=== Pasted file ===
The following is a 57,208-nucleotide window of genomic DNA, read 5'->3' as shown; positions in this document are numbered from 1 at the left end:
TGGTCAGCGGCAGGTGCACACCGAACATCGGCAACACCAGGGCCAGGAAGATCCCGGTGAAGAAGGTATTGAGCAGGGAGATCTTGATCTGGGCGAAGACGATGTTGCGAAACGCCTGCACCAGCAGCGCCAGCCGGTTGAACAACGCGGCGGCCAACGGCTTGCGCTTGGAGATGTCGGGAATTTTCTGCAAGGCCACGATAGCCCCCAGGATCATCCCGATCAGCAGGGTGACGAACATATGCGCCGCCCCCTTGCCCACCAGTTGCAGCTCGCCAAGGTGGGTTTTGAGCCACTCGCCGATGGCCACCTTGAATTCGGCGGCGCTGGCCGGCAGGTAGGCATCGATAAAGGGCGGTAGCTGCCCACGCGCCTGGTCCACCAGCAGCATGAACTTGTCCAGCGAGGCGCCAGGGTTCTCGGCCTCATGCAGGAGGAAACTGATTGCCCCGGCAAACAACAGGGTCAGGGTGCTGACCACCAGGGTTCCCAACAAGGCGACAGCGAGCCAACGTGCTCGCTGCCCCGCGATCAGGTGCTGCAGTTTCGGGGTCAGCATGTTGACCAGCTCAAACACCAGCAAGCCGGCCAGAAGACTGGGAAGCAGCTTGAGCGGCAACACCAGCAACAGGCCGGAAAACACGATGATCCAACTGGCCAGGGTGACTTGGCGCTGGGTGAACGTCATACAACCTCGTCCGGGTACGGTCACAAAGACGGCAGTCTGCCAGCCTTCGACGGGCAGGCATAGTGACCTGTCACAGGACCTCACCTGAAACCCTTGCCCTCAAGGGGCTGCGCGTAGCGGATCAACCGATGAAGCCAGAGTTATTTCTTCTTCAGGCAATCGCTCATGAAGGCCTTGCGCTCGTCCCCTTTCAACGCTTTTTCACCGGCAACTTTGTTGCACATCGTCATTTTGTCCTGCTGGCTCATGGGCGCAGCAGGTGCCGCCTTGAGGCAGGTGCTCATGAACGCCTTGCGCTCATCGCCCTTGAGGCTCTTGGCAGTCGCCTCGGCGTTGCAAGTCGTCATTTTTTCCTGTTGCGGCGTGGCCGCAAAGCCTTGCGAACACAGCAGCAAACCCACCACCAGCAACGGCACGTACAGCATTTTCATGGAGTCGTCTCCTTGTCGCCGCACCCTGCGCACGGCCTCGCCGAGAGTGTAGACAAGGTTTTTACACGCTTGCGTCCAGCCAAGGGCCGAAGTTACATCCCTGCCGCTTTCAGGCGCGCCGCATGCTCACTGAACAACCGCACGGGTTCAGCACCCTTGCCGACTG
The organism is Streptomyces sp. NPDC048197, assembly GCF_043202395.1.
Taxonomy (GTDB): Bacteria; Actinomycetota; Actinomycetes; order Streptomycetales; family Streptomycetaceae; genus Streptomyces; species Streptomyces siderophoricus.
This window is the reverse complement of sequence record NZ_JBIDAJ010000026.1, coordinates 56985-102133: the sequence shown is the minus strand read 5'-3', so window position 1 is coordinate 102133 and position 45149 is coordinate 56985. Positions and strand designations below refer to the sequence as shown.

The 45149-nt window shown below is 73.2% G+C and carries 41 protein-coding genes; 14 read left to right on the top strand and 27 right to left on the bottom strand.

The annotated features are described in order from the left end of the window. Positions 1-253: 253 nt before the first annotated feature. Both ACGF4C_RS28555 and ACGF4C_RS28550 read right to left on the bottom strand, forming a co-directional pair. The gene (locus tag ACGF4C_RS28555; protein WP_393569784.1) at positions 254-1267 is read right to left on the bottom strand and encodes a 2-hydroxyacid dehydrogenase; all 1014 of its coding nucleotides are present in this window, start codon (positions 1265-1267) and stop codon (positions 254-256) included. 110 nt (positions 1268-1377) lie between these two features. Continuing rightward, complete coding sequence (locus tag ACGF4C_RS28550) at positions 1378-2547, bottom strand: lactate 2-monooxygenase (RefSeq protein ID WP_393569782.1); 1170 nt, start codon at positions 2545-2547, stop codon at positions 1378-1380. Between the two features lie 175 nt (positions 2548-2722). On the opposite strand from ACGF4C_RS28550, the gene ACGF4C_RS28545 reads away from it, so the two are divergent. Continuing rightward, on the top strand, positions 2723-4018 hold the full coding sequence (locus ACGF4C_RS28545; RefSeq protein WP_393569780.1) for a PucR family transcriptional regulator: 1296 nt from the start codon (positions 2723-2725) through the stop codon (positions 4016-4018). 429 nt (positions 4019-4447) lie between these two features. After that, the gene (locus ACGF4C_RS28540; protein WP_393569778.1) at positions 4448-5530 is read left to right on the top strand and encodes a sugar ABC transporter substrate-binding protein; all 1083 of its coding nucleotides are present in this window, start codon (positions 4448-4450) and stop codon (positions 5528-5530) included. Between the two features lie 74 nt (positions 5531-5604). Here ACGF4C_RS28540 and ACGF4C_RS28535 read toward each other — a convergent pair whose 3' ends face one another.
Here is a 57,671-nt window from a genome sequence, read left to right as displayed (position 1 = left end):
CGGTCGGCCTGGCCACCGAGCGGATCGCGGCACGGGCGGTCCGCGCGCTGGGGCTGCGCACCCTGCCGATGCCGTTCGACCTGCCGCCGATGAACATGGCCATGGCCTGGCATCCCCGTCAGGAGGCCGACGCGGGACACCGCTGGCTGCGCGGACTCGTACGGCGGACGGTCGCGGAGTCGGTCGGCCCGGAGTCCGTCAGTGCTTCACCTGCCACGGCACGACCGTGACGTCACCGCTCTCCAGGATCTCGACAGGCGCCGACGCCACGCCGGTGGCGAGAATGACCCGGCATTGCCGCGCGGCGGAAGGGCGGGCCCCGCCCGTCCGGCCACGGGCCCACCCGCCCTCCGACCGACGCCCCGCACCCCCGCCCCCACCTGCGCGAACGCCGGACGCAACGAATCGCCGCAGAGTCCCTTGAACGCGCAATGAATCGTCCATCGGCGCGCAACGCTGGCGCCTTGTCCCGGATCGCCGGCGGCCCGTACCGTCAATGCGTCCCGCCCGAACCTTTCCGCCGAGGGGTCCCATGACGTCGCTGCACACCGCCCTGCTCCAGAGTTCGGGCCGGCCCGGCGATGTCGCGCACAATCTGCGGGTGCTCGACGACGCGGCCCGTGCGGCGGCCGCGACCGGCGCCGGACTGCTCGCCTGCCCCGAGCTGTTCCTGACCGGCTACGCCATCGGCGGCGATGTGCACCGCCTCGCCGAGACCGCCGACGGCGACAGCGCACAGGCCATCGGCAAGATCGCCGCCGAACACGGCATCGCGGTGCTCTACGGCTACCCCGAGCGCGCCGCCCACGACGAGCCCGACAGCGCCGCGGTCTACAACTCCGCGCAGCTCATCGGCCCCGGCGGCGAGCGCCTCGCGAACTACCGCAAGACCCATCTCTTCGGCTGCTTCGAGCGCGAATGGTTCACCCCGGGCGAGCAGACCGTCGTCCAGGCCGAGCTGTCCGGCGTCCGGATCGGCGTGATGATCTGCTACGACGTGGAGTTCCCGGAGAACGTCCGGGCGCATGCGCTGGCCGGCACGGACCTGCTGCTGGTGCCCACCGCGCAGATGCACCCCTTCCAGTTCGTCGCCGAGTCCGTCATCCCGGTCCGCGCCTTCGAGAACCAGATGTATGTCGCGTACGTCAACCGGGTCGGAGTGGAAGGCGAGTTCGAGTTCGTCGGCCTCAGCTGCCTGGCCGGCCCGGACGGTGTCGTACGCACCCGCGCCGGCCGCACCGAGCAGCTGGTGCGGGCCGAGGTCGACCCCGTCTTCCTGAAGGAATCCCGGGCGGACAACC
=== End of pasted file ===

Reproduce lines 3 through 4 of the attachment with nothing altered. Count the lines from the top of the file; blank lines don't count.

The organism is Streptomyces sp. NPDC048197, assembly GCF_043202395.1.
Taxonomy (GTDB): Bacteria; Actinomycetota; Actinomycetes; order Streptomycetales; family Streptomycetaceae; genus Streptomyces; species Streptomyces siderophoricus.